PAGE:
Climbing Mount Kilimanjaro is on any serious climber’s bucket list, and rightly so. The world’s highest free-standing mountain, and the highest mountain in Africa, Kilimanjaro is a rare beast. It doesn’t require any technical climbing, so a nominally experienced hiker can make it up. (I did.) But ascending Kilimanjaro’s 19,341-foot summit demands strong legs, a tolerance for high altitude, and gritty mental toughness. (Not to mention all the vaccinations and prescriptions that come with trips to sub-equatorial Africa).
And just because Kilimanjaro’s base camp is accessible doesn’t mean it’s an easy climb. Kilimanjaro treks usually last for six to eight days, and comprise four distinct climate zones. The cloud forests at its base are eerily misty, with muddy trails and low visibility. From there, climbers ascend to the rocky moorlands, which are alternately sun-drenched or bathed in clouds. Higher still are the mountain’s deserts, where dusty winds and glaring sun can sap a climber’s energy.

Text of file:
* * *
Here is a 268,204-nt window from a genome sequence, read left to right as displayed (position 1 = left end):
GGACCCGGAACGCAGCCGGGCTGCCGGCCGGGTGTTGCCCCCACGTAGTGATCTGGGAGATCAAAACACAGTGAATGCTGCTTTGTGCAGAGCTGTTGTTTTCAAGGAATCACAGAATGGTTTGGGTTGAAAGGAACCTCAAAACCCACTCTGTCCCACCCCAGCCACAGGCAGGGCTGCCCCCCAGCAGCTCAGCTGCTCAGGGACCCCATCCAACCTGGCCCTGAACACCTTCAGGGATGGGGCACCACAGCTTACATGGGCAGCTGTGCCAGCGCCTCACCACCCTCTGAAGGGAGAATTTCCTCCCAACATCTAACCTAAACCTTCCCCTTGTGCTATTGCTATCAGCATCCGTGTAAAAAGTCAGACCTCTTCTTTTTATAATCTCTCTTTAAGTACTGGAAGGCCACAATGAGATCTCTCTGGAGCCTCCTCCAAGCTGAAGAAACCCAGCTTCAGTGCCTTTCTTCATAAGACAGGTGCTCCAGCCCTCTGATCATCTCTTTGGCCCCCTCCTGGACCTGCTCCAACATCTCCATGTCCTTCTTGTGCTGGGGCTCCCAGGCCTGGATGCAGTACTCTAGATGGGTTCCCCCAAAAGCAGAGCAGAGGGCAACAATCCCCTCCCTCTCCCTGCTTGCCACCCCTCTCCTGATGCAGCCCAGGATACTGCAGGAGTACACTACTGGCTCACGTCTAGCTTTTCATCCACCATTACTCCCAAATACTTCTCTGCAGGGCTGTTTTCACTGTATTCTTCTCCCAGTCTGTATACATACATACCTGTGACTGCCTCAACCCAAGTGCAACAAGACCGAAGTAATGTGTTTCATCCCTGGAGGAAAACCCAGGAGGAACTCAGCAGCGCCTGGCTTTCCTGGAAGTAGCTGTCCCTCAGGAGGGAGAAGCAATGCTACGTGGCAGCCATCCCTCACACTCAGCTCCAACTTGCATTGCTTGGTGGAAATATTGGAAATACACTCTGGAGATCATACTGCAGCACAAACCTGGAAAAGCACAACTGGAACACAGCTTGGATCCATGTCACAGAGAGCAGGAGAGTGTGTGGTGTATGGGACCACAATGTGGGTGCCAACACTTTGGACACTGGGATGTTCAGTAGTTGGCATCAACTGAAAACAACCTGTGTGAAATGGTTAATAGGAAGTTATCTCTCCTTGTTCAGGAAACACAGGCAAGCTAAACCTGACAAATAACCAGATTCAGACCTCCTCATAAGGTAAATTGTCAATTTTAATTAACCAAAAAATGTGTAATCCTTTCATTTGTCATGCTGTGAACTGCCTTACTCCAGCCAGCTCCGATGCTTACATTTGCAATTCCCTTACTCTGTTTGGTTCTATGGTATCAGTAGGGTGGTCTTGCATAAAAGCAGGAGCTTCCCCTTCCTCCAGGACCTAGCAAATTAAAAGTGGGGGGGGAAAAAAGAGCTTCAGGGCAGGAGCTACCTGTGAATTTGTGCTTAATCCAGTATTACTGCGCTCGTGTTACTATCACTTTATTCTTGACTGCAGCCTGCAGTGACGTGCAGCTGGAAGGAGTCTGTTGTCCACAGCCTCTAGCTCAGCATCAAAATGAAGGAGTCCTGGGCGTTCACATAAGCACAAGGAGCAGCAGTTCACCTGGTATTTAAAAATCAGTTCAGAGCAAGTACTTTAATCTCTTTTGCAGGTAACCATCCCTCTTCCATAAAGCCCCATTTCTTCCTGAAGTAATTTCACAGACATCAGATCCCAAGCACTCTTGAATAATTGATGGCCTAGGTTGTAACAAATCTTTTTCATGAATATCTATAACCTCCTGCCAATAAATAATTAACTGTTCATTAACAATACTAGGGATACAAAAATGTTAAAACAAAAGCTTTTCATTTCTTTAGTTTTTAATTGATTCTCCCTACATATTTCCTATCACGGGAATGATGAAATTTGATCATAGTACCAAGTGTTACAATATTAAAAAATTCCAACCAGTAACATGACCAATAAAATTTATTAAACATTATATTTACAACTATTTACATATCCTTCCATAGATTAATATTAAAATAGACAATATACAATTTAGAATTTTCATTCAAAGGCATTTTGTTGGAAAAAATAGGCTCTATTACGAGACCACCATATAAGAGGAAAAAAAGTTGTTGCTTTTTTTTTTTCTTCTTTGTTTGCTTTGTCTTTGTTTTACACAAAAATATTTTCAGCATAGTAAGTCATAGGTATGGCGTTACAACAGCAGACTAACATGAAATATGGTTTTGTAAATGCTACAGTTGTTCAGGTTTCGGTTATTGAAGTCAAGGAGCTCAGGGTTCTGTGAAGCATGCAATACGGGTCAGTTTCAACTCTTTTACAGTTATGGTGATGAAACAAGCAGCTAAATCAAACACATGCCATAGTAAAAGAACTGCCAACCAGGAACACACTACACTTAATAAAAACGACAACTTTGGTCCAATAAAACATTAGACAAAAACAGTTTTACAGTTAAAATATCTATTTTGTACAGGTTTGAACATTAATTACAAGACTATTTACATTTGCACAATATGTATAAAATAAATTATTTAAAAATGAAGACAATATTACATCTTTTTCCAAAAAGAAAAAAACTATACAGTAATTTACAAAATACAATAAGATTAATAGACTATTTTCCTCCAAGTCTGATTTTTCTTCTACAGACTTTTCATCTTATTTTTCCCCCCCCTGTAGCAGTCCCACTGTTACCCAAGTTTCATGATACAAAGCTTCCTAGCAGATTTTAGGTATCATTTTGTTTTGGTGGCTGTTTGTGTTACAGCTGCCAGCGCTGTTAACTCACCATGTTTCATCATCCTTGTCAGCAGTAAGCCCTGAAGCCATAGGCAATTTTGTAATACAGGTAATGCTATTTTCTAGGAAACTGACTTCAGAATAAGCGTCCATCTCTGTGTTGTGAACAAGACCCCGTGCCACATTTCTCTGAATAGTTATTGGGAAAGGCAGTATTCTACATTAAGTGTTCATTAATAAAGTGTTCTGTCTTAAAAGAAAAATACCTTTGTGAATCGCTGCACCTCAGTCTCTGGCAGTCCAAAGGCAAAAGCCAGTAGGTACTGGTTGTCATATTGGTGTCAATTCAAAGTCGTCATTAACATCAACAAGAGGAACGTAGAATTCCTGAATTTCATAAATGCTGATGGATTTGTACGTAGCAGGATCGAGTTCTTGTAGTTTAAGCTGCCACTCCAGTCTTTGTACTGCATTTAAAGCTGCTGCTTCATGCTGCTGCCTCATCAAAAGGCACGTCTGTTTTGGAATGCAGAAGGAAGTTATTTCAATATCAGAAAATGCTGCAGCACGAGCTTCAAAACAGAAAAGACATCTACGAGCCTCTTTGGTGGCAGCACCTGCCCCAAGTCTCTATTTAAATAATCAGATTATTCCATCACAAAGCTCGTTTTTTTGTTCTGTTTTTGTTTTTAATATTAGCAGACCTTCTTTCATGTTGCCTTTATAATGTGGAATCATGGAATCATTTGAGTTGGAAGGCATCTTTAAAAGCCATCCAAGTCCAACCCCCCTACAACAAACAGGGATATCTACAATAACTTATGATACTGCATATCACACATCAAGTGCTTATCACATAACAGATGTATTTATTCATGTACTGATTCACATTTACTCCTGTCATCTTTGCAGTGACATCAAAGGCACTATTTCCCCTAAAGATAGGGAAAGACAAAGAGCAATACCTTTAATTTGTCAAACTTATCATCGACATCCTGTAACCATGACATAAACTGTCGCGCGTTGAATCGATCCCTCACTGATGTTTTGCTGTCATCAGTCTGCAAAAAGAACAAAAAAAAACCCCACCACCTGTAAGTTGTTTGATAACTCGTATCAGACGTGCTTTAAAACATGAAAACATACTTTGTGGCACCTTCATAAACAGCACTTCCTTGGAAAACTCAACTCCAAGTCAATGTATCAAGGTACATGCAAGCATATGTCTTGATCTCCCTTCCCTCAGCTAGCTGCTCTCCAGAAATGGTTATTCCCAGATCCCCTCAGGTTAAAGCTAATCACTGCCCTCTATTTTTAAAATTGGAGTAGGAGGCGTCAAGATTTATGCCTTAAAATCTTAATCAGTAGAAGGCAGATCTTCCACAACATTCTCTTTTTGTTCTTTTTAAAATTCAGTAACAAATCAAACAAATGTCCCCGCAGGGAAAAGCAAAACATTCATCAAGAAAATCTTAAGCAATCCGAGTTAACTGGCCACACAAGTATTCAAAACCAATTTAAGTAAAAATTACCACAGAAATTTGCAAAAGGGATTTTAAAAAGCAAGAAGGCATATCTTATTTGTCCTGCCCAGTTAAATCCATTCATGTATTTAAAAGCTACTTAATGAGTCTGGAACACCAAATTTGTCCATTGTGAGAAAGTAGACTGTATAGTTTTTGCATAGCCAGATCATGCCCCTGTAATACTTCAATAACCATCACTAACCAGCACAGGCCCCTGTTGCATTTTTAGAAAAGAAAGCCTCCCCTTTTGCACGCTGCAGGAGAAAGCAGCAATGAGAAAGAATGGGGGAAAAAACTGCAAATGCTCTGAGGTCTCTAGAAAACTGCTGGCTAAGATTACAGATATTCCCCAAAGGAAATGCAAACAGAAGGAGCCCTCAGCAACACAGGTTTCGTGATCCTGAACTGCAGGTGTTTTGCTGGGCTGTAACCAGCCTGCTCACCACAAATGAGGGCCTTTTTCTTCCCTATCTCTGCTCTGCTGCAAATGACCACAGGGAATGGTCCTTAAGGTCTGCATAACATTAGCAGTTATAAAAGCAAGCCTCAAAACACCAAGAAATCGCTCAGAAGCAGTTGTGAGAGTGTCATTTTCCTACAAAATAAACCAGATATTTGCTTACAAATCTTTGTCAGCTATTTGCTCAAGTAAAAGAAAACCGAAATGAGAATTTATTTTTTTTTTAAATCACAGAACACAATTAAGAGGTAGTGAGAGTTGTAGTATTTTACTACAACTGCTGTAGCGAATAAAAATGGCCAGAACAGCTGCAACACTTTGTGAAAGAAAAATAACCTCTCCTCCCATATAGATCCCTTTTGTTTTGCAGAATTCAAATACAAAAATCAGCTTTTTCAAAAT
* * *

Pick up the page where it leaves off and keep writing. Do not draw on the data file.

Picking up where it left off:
Then, as climbers near the summit, you hit the polar region. Home to Africa’s only indigenous ice—not to mention cutting winds and year-round snow—Kilimanjaro’s summit is a notoriously frigid challenge. And because hikers traditionally climb from Barafu Camp to Stella Point and Uhuru Peak at night, temperatures near the summit can easily plunge below freezing with wind chill.
So if you’re serious about climbing Kilimanjaro, you should be serious about getting the best gear. Here are my recommendations, based on my experience and the advice of my guides at Adventures Within Reach and Tanzania Journeys.
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